Angels in America, Part Two: Perestroika Theme of Spirituality
As you might guess from the title, Angels in America deals quite a bit with the theme of spirituality. In Perestroika, we get a couple more visits from the angel, and then Prior marches up to Heaven to give a whole gaggle of the winged beings a piece of his mind. Part Two also continues to compare and contrast the faiths of Mormonism and Judaism. We get a mini lesson on Joseph Smith, who founded Mormonism, and we also get a comparison of the Mormons' migration to Salt Lake to the Hebrews' journey to Israel. Perestroika also continues to lay the biblical allusions on pretty thickly – Isaac, Jacob, Isaiah, and God himself all get name-dropped. In a scene that's usually cut from most productions, we even get to see what God looks like. He's a flaming Hebrew letter in need of a good lawyer – who knew?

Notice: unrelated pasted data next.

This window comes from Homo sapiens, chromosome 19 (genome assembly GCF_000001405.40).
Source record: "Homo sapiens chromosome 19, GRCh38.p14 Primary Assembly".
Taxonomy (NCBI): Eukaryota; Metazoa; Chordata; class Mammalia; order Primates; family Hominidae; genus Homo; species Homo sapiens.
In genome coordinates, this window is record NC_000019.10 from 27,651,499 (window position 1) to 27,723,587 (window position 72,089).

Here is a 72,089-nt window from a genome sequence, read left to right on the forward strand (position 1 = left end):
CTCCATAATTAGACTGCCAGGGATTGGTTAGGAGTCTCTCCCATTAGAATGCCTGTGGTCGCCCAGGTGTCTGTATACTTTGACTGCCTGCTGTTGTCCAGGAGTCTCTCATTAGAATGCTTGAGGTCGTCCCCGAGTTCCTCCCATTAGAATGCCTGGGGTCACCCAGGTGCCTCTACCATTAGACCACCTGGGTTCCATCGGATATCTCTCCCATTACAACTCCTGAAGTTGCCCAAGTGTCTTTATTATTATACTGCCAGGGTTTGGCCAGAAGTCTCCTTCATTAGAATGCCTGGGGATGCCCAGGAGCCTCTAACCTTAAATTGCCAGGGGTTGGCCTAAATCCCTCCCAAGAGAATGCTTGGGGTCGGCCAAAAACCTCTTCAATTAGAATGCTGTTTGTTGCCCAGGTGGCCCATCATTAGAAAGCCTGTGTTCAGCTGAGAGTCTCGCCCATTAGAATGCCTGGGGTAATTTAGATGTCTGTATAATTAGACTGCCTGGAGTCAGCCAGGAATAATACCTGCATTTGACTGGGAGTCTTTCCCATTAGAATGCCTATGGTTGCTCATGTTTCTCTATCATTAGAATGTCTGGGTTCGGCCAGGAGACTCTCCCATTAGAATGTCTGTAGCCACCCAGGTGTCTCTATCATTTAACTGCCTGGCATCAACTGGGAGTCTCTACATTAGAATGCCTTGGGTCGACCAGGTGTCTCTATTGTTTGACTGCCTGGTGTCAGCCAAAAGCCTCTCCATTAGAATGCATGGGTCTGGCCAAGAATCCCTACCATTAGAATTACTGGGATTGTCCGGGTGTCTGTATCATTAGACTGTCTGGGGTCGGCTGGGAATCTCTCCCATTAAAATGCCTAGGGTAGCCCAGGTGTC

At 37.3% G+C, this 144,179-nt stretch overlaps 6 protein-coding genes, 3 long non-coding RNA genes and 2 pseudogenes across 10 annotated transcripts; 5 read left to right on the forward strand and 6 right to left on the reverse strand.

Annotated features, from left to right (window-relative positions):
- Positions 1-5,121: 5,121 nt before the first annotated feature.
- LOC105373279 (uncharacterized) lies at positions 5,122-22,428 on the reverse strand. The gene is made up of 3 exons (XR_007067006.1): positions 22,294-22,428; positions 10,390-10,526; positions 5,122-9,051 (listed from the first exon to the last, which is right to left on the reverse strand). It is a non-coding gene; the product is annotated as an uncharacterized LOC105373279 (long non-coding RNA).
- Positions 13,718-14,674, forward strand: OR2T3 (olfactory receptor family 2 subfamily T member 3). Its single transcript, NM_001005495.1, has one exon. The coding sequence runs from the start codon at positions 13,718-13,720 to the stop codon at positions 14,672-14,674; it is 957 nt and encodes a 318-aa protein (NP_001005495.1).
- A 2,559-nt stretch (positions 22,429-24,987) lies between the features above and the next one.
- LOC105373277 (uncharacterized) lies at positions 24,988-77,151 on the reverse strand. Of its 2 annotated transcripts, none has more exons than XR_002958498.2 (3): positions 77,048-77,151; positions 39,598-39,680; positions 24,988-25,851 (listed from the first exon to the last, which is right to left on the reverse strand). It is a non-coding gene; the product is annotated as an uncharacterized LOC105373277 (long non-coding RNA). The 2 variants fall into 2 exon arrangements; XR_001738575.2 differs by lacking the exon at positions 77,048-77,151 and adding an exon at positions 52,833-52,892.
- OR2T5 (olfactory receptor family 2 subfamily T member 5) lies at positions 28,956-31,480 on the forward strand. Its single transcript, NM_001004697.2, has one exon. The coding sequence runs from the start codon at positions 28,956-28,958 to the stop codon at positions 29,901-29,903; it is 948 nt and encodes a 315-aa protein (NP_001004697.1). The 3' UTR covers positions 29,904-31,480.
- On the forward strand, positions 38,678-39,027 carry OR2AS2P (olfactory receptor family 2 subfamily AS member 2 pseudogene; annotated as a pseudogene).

Questions About Spirituality
- How does Joe's relationship with his Mormon faith change over the course of the play?
- In what ways does Angels in America compare and contrast Mormonism with Judaism?
- How is the biblical figure of Jacob referenced in the play?
- Describe the play's depiction of God.
- How would you sum up Kushner's overall message about religion?
- Why does Louis have such a hard time accepting that Joe is Mormon?
Chew on This
Angels in America blends Christian and Jewish tradition to create a unique mythology.
Prior can be compared to several different biblical figures, including Jonah, Jacob, Isaiah, and Jesus Christ.